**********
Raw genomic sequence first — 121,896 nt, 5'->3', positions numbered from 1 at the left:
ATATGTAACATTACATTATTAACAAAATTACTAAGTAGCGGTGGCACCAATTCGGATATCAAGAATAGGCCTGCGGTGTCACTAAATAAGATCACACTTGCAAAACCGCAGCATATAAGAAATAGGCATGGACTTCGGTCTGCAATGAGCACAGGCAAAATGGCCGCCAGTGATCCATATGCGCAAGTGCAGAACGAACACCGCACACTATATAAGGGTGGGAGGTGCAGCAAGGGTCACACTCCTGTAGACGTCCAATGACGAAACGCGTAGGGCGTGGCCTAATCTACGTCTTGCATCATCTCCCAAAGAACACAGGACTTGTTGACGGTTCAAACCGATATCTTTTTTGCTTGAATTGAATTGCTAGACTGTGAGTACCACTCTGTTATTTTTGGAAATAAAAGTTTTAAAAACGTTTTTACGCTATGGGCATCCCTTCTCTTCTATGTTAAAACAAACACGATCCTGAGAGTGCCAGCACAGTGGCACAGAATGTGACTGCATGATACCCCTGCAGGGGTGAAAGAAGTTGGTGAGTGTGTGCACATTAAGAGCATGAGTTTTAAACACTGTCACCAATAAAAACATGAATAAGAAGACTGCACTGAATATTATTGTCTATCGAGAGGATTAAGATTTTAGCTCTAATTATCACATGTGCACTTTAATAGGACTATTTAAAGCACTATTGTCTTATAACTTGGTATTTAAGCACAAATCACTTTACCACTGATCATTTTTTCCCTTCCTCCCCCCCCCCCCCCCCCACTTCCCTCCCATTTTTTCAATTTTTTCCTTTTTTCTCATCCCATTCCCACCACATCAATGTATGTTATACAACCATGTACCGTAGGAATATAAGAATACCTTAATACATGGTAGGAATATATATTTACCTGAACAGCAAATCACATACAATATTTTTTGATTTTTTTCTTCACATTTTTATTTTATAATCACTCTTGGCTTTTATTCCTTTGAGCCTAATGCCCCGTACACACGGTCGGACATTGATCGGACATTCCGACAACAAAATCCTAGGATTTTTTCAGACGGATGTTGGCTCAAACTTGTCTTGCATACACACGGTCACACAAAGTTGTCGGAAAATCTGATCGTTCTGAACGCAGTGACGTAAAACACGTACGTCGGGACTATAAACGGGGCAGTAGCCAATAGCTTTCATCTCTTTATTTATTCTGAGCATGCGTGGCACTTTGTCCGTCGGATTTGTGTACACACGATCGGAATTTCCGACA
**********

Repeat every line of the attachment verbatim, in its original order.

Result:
Raw genomic sequence first — 121,896 nt, 5'->3', positions numbered from 1 at the left:
ATATGTAACATTACATTATTAACAAAATTACTAAGTAGCGGTGGCACCAATTCGGATATCAAGAATAGGCCTGCGGTGTCACTAAATAAGATCACACTTGCAAAACCGCAGCATATAAGAAATAGGCATGGACTTCGGTCTGCAATGAGCACAGGCAAAATGGCCGCCAGTGATCCATATGCGCAAGTGCAGAACGAACACCGCACACTATATAAGGGTGGGAGGTGCAGCAAGGGTCACACTCCTGTAGACGTCCAATGACGAAACGCGTAGGGCGTGGCCTAATCTACGTCTTGCATCATCTCCCAAAGAACACAGGACTTGTTGACGGTTCAAACCGATATCTTTTTTGCTTGAATTGAATTGCTAGACTGTGAGTACCACTCTGTTATTTTTGGAAATAAAAGTTTTAAAAACGTTTTTACGCTATGGGCATCCCTTCTCTTCTATGTTAAAACAAACACGATCCTGAGAGTGCCAGCACAGTGGCACAGAATGTGACTGCATGATACCCCTGCAGGGGTGAAAGAAGTTGGTGAGTGTGTGCACATTAAGAGCATGAGTTTTAAACACTGTCACCAATAAAAACATGAATAAGAAGACTGCACTGAATATTATTGTCTATCGAGAGGATTAAGATTTTAGCTCTAATTATCACATGTGCACTTTAATAGGACTATTTAAAGCACTATTGTCTTATAACTTGGTATTTAAGCACAAATCACTTTACCACTGATCATTTTTTCCCTTCCTCCCCCCCCCCCCCCCCCACTTCCCTCCCATTTTTTCAATTTTTTCCTTTTTTCTCATCCCATTCCCACCACATCAATGTATGTTATACAACCATGTACCGTAGGAATATAAGAATACCTTAATACATGGTAGGAATATATATTTACCTGAACAGCAAATCACATACAATATTTTTTGATTTTTTTCTTCACATTTTTATTTTATAATCACTCTTGGCTTTTATTCCTTTGAGCCTAATGCCCCGTACACACGGTCGGACATTGATCGGACATTCCGACAACAAAATCCTAGGATTTTTTCAGACGGATGTTGGCTCAAACTTGTCTTGCATACACACGGTCACACAAAGTTGTCGGAAAATCTGATCGTTCTGAACGCAGTGACGTAAAACACGTACGTCGGGACTATAAACGGGGCAGTAGCCAATAGCTTTCATCTCTTTATTTATTCTGAGCATGCGTGGCACTTTGTCCGTCGGATTTGTGTACACACGATCGGAATTTCCGACA